FIG. 5 is a top plan view similar to FIG. 3 of an alternate and preferred embodiment of the invention which includes aspects of rotational or lateral traction features.

DETAILED DESCRIPTION OF THE INVENTION

Referring now to the drawings, and firstly to FIGS. 1 to 3, one embodiment of a flexion-traction type lumbar traction table embodying aspects of the invention is there shown generally at numeral 10. This traction table 10 includes a frame 12supportable atop a level floor surface and which includes an upright support 16 having a horizontally disposed stationary head-thoracic support section 14 connected thereatop. Two spaced longitudinally extending frame members 18 as best seen in FIG. 3extend from the upright support 16 beyond the proximal end of the frame head-thoracic support section 14. An upwardly extending frame member 30 is supportively connected at a lower end thereof to the end of each horizontal frame member 18.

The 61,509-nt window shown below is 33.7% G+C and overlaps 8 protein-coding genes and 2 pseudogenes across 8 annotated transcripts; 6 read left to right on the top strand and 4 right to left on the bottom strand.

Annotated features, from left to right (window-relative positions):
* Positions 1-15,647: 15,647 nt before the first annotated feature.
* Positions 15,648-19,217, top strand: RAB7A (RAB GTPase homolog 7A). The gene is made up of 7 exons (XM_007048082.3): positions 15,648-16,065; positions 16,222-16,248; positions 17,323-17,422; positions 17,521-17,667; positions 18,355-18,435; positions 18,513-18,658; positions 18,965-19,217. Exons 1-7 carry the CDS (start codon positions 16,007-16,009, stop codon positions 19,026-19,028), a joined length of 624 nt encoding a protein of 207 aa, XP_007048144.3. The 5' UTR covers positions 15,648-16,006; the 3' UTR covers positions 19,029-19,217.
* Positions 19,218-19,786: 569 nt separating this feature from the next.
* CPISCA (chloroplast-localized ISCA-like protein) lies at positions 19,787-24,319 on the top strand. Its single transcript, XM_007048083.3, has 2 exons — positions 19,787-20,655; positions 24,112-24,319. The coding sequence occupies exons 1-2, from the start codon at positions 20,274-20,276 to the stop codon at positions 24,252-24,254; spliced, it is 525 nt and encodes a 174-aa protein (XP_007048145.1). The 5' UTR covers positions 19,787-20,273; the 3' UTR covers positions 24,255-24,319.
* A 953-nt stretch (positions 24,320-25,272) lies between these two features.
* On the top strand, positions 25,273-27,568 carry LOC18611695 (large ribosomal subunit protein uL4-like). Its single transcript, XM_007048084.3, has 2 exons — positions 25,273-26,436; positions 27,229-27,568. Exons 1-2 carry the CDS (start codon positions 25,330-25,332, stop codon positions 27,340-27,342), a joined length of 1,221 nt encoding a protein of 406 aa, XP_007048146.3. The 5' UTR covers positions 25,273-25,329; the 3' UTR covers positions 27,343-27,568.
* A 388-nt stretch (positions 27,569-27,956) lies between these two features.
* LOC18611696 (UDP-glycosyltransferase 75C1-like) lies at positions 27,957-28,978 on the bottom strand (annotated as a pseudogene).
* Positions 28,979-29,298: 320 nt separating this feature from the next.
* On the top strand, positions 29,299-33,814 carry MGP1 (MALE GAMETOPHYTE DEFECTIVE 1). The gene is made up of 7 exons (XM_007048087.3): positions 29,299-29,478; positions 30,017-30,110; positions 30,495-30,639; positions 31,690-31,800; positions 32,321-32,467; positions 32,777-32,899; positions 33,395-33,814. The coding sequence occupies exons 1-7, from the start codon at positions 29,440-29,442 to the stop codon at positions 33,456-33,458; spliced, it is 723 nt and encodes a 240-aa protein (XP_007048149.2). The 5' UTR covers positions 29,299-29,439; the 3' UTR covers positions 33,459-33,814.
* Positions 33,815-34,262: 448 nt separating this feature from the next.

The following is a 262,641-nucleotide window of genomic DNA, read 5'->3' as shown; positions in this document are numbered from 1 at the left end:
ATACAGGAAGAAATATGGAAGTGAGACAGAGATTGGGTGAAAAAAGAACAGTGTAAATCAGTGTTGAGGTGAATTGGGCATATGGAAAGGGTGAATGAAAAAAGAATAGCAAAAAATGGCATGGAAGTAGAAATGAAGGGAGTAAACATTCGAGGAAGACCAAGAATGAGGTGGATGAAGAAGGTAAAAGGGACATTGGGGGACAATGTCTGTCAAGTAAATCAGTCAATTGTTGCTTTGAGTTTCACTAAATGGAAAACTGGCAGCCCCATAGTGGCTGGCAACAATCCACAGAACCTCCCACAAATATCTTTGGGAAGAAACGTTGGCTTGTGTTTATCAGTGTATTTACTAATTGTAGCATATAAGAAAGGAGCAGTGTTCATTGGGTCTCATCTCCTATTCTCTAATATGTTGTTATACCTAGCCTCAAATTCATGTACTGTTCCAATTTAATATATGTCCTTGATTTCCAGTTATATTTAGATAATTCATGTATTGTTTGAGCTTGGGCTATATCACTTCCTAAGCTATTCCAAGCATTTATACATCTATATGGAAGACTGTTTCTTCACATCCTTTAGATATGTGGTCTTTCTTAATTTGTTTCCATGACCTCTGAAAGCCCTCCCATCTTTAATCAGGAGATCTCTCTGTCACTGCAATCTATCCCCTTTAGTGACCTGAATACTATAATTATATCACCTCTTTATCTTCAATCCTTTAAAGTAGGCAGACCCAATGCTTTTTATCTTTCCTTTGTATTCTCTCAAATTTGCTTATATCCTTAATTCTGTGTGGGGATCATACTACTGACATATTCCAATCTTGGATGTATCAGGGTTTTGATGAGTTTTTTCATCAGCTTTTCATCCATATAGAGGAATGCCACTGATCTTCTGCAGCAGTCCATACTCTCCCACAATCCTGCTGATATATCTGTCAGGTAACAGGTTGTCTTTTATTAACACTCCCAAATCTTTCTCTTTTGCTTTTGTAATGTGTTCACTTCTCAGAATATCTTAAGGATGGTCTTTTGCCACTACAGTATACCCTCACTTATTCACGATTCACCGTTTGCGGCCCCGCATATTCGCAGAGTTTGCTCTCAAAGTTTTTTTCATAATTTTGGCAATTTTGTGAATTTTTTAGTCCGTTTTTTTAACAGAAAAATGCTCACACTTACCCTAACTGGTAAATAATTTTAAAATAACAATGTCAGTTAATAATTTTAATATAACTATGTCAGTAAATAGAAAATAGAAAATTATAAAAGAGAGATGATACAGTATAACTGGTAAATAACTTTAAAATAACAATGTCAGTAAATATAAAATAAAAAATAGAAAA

A pelvic support section 20 includes a lower pelvic section 22 and an upper pelvic section 24 which is slidably engaged for longitudinal movement only in the direction of arrow A to and atop the lower pelvic section 22. The lower pelvic section22 is pivotally connected by rigid links 28 to each of the upright frame members 30 about a transverse flexion axis 26 positioned heightwise just below the lower pelvic section 22. An adjustable counterbalance spring (not shown) between pelvic supportsection 20 and upright frame member 30 to counterbalance the weight of a patient's lower torso and legs may also be provided.